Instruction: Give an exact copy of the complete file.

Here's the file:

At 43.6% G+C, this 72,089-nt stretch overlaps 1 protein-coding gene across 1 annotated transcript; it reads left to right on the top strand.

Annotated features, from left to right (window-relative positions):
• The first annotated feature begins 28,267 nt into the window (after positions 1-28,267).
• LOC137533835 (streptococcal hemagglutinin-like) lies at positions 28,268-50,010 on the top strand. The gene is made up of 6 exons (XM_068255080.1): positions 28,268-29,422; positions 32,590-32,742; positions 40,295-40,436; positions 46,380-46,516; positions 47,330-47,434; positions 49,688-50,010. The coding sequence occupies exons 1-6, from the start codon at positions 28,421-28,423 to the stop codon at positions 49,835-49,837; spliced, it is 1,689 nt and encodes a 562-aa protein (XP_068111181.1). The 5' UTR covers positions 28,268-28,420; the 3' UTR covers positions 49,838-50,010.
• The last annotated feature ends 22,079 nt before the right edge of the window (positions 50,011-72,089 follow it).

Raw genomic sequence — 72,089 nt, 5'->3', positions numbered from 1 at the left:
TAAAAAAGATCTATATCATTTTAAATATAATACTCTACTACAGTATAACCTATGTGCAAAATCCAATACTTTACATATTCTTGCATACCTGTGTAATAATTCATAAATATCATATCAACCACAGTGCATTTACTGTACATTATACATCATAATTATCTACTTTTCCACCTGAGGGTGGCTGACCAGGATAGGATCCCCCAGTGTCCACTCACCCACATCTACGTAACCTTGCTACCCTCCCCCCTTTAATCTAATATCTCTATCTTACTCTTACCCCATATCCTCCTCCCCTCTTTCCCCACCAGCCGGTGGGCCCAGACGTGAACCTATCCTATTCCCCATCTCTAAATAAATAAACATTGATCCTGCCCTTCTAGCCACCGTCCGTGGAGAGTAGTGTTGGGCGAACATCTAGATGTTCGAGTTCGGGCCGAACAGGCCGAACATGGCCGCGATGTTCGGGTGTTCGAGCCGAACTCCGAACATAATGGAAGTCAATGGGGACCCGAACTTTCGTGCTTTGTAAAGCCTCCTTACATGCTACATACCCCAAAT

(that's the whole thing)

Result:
At 43.6% G+C, this 72,089-nt stretch overlaps 1 protein-coding gene across 1 annotated transcript; it reads left to right on the top strand.

Annotated features, from left to right (window-relative positions):
• The first annotated feature begins 28,267 nt into the window (after positions 1-28,267).
• LOC137533835 (streptococcal hemagglutinin-like) lies at positions 28,268-50,010 on the top strand. The gene is made up of 6 exons (XM_068255080.1): positions 28,268-29,422; positions 32,590-32,742; positions 40,295-40,436; positions 46,380-46,516; positions 47,330-47,434; positions 49,688-50,010. The coding sequence occupies exons 1-6, from the start codon at positions 28,421-28,423 to the stop codon at positions 49,835-49,837; spliced, it is 1,689 nt and encodes a 562-aa protein (XP_068111181.1). The 5' UTR covers positions 28,268-28,420; the 3' UTR covers positions 49,838-50,010.
• The last annotated feature ends 22,079 nt before the right edge of the window (positions 50,011-72,089 follow it).

Raw genomic sequence — 72,089 nt, 5'->3', positions numbered from 1 at the left:
TAAAAAAGATCTATATCATTTTAAATATAATACTCTACTACAGTATAACCTATGTGCAAAATCCAATACTTTACATATTCTTGCATACCTGTGTAATAATTCATAAATATCATATCAACCACAGTGCATTTACTGTACATTATACATCATAATTATCTACTTTTCCACCTGAGGGTGGCTGACCAGGATAGGATCCCCCAGTGTCCACTCACCCACATCTACGTAACCTTGCTACCCTCCCCCCTTTAATCTAATATCTCTATCTTACTCTTACCCCATATCCTCCTCCCCTCTTTCCCCACCAGCCGGTGGGCCCAGACGTGAACCTATCCTATTCCCCATCTCTAAATAAATAAACATTGATCCTGCCCTTCTAGCCACCGTCCGTGGAGAGTAGTGTTGGGCGAACATCTAGATGTTCGAGTTCGGGCCGAACAGGCCGAACATGGCCGCGATGTTCGGGTGTTCGAGCCGAACTCCGAACATAATGGAAGTCAATGGGGACCCGAACTTTCGTGCTTTGTAAAGCCTCCTTACATGCTACATACCCCAAAT